Ratepayers charged for ‘lemongate’ saga

Ratepayers charged for ‘lemongate’ saga

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More complains, lemons and ratepayers paying the sour price.

The Lemongate scandal continues to be a sour topic at council.

After a bag of free lemons was taken from the roadside of an Orange Grove property last year, City of Gosnells mayor Glenn Dewhurst submitted a formal complaint to the department of local government stating it was a bribe.

As previously reported in The Examiner, during a site meeting on June 22, 2018 at a property on Valcan Road, councillors David Goode, Olwen Searle, Terresa Lynes, Julie Brown and Julie Jones attended to meet the property owner.

Resident Kathleen Edmonds told everyone to ‘grab a bag of lemons’ after leaving
the meeting as her lemon tree was overflowing.

Mr Dewhurst didn’t attend but was informed by Ms Lynes about Mr Goode grabbing a bag of lemons after the meeting.

Mr Dewhurst also filed a complaint about Mr Goode’s voting patterns in council and councillor Olwen Searle for raising a question in council in regards to a trip to Williams.

Fast-forward to today and no breach has been found following the allegations. Instead the council has been left with a $1634.57 bill in relation to two of these complaints, which is to be paid by ratepayers.

Of that amount, $1058.33 is related to Mr Goode accepting the infamous bag of
lemons.

“How ludicrous that a ratepayer, who was simply trying to be polite, could be accused of such action is beyond me,” Mr Goode said.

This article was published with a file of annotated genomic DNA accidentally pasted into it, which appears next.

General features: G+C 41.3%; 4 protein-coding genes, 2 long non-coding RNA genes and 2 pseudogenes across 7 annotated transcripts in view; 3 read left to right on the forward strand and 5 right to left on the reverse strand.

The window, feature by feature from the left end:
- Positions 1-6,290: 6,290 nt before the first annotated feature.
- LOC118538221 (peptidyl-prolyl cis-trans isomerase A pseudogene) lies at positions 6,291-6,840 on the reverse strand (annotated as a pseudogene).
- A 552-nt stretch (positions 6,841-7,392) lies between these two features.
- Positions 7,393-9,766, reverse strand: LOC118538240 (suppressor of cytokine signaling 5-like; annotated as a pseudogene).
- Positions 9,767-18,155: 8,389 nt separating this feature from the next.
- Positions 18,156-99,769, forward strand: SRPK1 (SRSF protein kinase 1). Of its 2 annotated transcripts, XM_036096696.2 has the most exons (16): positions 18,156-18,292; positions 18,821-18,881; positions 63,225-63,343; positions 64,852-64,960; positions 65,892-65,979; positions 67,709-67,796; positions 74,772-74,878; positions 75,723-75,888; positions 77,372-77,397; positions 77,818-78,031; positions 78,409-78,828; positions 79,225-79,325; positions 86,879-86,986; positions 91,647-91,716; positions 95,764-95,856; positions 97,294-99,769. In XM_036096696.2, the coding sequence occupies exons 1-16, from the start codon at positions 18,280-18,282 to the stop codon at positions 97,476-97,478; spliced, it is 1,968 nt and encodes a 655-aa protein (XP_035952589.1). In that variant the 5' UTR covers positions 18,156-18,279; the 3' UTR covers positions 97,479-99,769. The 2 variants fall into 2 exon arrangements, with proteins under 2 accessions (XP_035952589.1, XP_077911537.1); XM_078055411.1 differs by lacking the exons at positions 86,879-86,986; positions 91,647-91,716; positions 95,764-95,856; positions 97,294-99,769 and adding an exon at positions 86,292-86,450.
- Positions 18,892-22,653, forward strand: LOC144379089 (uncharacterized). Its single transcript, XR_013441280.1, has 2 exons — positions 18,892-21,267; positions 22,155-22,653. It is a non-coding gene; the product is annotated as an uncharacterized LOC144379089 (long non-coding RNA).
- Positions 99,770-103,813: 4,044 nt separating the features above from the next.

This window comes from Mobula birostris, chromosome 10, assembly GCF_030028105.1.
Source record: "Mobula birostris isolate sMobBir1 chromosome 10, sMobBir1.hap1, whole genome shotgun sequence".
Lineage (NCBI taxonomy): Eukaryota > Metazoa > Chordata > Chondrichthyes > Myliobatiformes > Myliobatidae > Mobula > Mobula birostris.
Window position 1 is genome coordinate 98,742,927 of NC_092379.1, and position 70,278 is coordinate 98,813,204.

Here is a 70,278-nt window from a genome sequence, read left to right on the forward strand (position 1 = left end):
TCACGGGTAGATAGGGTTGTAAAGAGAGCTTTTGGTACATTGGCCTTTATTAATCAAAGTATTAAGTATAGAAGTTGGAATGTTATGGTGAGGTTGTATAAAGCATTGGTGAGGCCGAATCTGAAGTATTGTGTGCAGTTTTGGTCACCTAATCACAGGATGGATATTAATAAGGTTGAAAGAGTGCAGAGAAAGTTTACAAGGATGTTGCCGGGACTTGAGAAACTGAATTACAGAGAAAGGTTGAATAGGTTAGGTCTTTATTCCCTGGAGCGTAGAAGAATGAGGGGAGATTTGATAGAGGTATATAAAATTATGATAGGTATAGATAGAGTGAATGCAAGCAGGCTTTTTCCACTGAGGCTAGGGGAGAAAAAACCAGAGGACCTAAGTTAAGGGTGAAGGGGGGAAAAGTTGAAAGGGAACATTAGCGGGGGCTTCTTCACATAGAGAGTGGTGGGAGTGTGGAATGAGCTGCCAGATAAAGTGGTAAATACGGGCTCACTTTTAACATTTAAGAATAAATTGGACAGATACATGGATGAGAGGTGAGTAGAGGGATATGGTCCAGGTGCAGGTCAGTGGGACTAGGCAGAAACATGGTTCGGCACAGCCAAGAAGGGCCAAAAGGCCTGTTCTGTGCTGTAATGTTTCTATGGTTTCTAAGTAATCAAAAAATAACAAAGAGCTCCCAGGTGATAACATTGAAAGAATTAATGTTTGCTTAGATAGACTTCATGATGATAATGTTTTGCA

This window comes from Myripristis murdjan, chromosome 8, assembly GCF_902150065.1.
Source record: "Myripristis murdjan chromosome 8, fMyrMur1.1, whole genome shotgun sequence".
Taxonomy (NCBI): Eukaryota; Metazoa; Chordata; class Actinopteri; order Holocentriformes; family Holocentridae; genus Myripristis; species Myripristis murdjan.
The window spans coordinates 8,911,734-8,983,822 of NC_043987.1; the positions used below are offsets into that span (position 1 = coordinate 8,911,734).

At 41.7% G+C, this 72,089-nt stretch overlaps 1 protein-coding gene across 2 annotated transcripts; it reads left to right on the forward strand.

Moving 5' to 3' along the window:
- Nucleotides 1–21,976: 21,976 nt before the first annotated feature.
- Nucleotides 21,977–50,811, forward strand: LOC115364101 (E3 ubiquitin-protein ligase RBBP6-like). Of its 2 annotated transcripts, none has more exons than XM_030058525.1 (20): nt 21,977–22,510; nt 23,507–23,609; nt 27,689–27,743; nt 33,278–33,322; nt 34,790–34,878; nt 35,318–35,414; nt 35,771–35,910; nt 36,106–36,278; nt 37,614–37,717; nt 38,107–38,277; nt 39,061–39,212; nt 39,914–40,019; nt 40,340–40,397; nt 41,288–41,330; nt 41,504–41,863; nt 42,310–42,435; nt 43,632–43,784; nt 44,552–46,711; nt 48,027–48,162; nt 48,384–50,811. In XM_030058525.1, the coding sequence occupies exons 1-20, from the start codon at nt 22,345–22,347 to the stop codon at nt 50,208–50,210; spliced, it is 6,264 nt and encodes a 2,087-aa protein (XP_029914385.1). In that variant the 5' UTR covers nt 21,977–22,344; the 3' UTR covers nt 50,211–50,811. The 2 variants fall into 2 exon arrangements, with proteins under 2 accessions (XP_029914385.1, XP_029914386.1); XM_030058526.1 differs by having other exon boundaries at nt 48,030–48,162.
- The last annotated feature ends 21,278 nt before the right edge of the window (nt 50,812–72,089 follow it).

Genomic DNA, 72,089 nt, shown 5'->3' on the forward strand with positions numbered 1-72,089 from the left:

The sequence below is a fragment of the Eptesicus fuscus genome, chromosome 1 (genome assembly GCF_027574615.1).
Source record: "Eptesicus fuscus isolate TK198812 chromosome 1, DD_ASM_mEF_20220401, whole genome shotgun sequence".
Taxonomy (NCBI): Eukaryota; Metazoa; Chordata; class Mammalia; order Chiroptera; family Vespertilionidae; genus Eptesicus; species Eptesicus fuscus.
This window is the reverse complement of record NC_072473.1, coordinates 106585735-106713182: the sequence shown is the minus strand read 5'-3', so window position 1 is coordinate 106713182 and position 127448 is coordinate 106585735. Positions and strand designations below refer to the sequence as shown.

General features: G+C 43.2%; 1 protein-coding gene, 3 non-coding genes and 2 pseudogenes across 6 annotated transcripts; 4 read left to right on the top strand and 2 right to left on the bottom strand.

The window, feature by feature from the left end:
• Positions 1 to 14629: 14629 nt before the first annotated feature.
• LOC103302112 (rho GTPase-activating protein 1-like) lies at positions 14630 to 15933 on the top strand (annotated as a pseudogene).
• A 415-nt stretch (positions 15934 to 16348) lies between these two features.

“This is an unnecessary use of ratepayer’s funds.

“I wonder if the mayor will offer to pay this back, I doubt it.

“Having said that I do note future intentions of the Local Government Act may actually ask those councillors who make frivolous complaints to indeed repay the costs incurred.”

Mr Dewhurst didn’t attend Tuesday’s council meeting but said he believes Mr Goode’s statements are incorrect and even called them ‘total rubbish’.

“All I am doing is focusing on progressing the city and working on the many issues we have,” he said.

Mr Dewhurst didn’t want to comment any further.

In addition, Mr Goode talked about the mayor’s complaint against his voting pattern.

“According to the mayor, it is sport for me and other to move motions against him,” he said.

If you go back and look at motions against the mayor, they have centred around encouraging the mayor to follow the city’s code of conduct and rules as past mayors have done.

“I think it’s critical that as councillors we must adhere to standards and the rules, if you don’t you have anarchy and chaos.”

City of Gosnells director of business services Grant Bradbrook confirmed that under the provision of the Local government Act, the giver and receiver of an electoral gift in excess of $200 must declare any such gift made within three days of it being made.

He also said failure to declare an electoral gift, if convicted, can result in a fine of up to $5000 and disqualification from sitting as councillor.

This is the first time a gift register has been published on the city’s website.

Disclosure of electoral gifts is required by both the candidate and donor under the regulations.